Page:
21. 2007 – Boston Red Sox

Relief pitcher Jonathan Papelbon #58 of the Boston Red Sox celebrates with Jason Varitek #33

Relief pitcher Jonathan Papelbon #58 of the Boston Red Sox celebrates with Jason Varitek #33 | Christian Petersen/Getty Images

After breaking the 86-year World Series drought in 2004, the 2007 Boston Red Sox had a lot less resistance winning another one. They won 96 regular season games and advanced to take on the National League wild card, the Colorado Rockies. Boston swept Colorado in four games, with rookie left-hander Jon Lester starting the deciding game. Third baseman Mike Lowell won the MVP by going 6-for-15 with a home run and three doubles.

22. 2008 – Philadelphia Phillies

Starter Cole Hamels #35 of the Philadelphia Phillies pitches against the St. Louis Cardinals in the first inning at Busch Stadium on April 27, 2015 in St. Louis, Missouri.

Starter Cole Hamels of the Philadelphia Phillies | Dilip Vishwanat/Getty Images

After spending the first 10 years of their existence as the worst team in the American League, the 2008 Tampa Bay Rays popped up and won 97 games. They were good enough to advance to the World Series against the Philadelphia Phillies, but not good enough to beat them. Led by Cole Hamels, the Phillies knocked out Tampa Bay in five games. Hamels finished as the World Series MVP, starting two games — including the clincher — and throwing 13 innings with four earned runs.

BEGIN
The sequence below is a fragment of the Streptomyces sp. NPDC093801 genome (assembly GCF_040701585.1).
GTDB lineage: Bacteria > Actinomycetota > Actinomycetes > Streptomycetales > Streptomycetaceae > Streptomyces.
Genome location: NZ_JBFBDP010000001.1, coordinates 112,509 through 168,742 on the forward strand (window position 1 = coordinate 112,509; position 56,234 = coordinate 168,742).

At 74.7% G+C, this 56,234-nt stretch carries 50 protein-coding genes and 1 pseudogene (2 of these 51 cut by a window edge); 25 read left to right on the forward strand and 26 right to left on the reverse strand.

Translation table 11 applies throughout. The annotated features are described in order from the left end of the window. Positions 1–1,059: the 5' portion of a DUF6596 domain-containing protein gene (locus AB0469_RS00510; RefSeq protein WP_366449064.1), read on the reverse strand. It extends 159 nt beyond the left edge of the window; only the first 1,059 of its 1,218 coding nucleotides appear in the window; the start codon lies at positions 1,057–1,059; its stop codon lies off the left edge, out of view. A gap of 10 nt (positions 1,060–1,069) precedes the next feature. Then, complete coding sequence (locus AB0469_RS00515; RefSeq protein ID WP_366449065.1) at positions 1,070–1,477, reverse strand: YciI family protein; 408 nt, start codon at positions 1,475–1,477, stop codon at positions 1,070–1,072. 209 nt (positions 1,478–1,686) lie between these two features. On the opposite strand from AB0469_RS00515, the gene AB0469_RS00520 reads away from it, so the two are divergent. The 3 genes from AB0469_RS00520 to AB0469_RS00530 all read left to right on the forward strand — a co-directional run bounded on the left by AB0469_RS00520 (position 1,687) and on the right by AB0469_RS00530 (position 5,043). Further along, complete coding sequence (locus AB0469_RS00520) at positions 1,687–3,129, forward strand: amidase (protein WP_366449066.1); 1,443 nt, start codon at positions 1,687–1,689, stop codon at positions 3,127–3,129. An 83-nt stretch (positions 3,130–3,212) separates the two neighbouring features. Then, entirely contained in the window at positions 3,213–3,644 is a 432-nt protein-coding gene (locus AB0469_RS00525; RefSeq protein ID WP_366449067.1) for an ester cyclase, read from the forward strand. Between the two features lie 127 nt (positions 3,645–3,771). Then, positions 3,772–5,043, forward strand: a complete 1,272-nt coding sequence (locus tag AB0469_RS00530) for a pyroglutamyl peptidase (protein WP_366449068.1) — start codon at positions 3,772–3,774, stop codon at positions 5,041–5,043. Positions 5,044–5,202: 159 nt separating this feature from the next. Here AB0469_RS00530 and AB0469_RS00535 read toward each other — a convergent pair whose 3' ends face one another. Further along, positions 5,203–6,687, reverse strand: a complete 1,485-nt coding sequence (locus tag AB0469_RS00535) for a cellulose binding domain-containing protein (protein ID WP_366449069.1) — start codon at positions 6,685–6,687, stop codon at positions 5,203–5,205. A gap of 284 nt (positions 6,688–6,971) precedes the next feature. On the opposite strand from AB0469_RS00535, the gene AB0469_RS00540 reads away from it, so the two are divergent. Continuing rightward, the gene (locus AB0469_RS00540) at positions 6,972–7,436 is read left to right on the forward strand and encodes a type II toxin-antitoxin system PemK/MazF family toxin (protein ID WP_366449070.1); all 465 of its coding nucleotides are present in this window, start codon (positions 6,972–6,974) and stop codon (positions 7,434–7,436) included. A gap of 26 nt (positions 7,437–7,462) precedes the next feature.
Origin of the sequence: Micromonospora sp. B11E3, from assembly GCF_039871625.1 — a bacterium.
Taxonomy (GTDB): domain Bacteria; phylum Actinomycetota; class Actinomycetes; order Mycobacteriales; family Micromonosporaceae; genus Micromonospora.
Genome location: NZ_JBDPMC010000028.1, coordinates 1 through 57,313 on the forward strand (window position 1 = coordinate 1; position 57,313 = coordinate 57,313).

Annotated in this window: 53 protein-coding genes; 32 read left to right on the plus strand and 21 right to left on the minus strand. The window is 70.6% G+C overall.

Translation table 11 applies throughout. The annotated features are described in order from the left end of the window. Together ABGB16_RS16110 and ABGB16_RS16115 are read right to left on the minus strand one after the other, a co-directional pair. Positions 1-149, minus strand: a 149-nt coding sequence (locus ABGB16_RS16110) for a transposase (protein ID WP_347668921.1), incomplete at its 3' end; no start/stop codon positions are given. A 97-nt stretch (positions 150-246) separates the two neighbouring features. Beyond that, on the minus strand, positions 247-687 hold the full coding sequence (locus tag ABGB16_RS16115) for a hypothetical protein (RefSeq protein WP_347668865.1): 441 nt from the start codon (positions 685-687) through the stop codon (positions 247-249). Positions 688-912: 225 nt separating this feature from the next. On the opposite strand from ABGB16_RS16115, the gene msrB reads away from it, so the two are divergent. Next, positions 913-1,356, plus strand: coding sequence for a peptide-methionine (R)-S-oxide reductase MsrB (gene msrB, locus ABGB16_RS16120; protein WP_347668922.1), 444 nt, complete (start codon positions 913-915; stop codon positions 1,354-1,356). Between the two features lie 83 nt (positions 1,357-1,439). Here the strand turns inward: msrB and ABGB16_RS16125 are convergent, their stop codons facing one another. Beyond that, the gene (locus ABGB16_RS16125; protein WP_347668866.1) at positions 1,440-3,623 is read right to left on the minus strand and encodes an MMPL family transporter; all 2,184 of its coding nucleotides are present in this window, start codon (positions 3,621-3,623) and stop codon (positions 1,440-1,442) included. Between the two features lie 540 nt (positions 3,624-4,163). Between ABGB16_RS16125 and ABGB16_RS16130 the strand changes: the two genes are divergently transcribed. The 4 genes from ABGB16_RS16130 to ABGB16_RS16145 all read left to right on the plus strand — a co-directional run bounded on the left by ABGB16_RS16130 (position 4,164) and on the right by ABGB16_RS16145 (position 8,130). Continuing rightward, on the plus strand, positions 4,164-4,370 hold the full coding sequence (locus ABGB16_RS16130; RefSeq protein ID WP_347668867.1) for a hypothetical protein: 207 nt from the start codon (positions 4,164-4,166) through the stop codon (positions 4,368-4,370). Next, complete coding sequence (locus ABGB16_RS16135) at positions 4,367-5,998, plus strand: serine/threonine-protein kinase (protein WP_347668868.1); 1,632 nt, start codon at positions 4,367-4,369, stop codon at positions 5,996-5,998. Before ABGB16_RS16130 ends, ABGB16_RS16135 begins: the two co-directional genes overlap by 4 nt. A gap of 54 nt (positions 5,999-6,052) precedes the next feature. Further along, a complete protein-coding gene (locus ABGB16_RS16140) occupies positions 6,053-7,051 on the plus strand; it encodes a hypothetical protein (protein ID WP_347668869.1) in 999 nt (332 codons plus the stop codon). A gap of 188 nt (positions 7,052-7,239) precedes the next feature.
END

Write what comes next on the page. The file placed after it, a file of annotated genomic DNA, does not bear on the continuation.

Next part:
23. 2009 – New York Yankees

Alex Rodriguez #13 of the New York Yankees celebrates

Alex Rodriguez celebrates the 2009 World Series | Al Bello/Getty Images

The Phillies returned to the World Series in 2009, but this time they were met by the 103-win New York Yankees. The Yanks had spent a lot of money in the decade, but hadn’t won a title since 2000. This time, things would work out well for New York. Hideki Matsui would go on a tear, hitting 8-for-13 with three home runs in the six-game series. Matsui won the MVP award after leading the Yankees to their most recent World Series victory.

24. 2010 – San Francisco Giants

Madison Bumgarner of the San Francisco Giants winding up to pitch.

Madison Bumgarner of the San Francisco Giants | Rob Carr/Getty Images

The 2010 San Francisco Giants were led by an exciting young core that featured Tim Lincecum, Madison Bumgarner, Matt Cain, and Buster Posey. They won 92 games in the regular season and advanced to face an equally good (and young) Texas Rangers in the World Series. The Giants were able to dispatch the Rangers fairly easily, winning the series in five games. Shortstop Edgar Renteria, who was winning the second ring of his career, won the MVP award by hitting 7-for-16 with two home runs.

25. 2011 – St. Louis Cardinals

The St. Louis Cardinals celebrate winning Game 7 of the World Series.

The St. Louis Cardinals celebrate winning Game 7 of the World Series | Ezra Shaw/Getty Images

The Rangers advanced to the World Series for the second consecutive season in 2011, facing the National League wild card St. Louis Cardinals. Texas took a 3-2 lead in the series, and even had the Cardinals down to their final strike twice in Game 6, but St. Louis kept rallying and eventually won the series in seven games. Third baseman David Freese, who hit the big walkoff home run in Game 6, was named the series MVP.

26. 2012 – San Francisco Giants

Pablo Sandoval of the San Francisco Giants stretching on the field.

Pablo Sandoval of the San Francisco Giants | Doug Pensinger/Getty Images